Mosley: Caldwell is right that PI calls should be reviewable
The most docile head coach in the NFL has suddenly come out of his shell. Detroit Lions coach Jim Caldwell, a man who always has a resting heart rate, is still steamed about the pass interference flag that was picked up by Pete Morelli’s officiating crew in the fourth quarter of Sunday’s wildcard playoff game. Caldwell has every right to be upset about the call, although he also contributed heavily to the Lions’ 24-20 loss with his baffling decision to punt on fourth-and-1 after throwing the ball downfield on the previous play. When a team takes a shot downfield on third-and-1 from midfield it’s generally a tip off that it intends to go for it on fourth down. Caldwell chose a much more conservative approach, and it resulted in a shanked punt that traveled 10 yards. The Cowboys capitalized with a game-winning drive fueled by a fourth-and-6 conversion near midfield.
Cowboys coach Jason Garrett has become more daring because he believes in his team. It’s hard to know what Caldwell believes in after watching him Sunday. But in the aftermath, he’s doing a nice job of deflecting blame. He’s taken the path of least resistance in embracing this national narrative that the Lions were done in by a blown call. Of course, his team had more than two minutes to drive for a game-winning touchdown at the end of the game. And it’s not like getting the pass interference call guaranteed a touchdown. This offense hadn’t put it in the end zone since the 1:57 mark in the first quarter. This is a classic misdirection play by a head coach who’s being allowed to skate on his shaky decision-making.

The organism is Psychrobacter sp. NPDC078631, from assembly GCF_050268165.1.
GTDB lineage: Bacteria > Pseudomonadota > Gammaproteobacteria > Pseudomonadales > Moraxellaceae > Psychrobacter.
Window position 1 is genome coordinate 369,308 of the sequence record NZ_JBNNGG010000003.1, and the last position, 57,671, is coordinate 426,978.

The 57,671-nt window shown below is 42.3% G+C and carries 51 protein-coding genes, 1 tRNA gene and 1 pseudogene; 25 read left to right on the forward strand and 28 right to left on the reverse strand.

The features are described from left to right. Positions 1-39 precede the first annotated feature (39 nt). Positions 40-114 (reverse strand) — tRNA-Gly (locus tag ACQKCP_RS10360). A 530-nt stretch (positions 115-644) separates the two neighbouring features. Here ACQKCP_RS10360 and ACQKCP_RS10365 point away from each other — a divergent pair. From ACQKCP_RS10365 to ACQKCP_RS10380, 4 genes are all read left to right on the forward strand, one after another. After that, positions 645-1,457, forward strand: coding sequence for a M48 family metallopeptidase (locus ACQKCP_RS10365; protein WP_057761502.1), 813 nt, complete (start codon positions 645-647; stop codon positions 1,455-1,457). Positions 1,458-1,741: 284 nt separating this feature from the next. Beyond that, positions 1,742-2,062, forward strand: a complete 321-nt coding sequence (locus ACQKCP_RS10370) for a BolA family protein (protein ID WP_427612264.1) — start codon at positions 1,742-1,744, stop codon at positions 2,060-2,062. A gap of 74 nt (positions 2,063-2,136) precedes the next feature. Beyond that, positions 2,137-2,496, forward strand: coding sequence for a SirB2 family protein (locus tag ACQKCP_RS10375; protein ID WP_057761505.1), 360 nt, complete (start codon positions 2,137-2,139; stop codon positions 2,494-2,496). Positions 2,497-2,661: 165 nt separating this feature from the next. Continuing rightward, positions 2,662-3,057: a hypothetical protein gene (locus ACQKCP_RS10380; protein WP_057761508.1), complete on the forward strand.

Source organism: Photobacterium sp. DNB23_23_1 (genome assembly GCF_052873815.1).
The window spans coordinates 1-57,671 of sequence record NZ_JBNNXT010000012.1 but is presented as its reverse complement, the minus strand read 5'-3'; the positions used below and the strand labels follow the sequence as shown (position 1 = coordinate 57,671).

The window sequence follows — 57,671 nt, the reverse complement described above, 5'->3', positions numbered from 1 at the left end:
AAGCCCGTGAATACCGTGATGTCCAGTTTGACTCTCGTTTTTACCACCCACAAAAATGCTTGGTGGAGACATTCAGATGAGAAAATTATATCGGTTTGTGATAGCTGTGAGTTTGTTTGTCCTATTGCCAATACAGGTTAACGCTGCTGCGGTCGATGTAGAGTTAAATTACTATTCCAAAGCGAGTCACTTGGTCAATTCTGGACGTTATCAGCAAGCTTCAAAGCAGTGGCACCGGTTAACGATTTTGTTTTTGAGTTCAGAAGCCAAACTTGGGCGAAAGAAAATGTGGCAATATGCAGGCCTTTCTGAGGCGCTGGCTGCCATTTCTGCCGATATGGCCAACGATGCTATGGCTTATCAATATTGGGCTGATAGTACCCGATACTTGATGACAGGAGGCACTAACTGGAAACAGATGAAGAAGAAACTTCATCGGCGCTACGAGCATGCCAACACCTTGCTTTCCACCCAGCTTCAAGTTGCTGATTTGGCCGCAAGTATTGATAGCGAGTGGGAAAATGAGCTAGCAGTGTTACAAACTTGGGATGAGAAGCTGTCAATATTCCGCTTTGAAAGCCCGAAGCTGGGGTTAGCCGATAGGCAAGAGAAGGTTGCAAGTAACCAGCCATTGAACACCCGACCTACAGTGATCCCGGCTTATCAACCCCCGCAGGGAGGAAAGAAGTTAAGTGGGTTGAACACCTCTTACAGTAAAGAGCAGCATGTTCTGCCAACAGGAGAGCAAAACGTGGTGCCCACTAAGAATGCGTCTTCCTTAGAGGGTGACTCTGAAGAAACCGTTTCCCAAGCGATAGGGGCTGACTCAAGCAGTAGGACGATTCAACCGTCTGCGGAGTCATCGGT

But in regards to his take on pass interference needing to be reviewable, Caldwell has a point. Officials are asked to make judgment calls in the heat of the moment with no safety net. Surely there’s a way to take a longer look at fouls that can result in 50 yards of field position.
"I do think, in this day and age, modern times where we have technology that can take out the human factor in certain key situations, in big games, that we should use that technology to do so," Caldwell told reporters Monday. "Kind of set the record straight and take the human error out of it.
"So perhaps, from this endeavor, we’ll find a way to maybe improve that portion of the game."
The NFL’s director of officiating Dean Blandino, a man once seen de-boarding the Cowboys’ luxury bus in Los Angeles, said Monday that defensive holding should’ve been called on the Cowboys. That’s little consolation for the Lions at this point, but maybe it does nudge the league toward taking a look at whether pass interference penalties should become reviewable.
None other than Bill Belichick has been a vocal supporter of this in recent years. The one area I disagree with Caldwell is that a change should only be made to the postseason. One of the reasons the NFL is the most popular league in America is because every week feels like a big deal to fans. If you’re going to implement important rule changes, it needs to happen during the regular-season. I understand the NFL worries about the length of games because of its TV windows, but the replay process has become very efficient over the years. I don’t think reviewing pass interference calls would add that much time to games. And it would add another layer to the challenge strategies for head coaches.
So bully for Caldwell. He’s been able to escape a lot of criticism while actually raising an important point.
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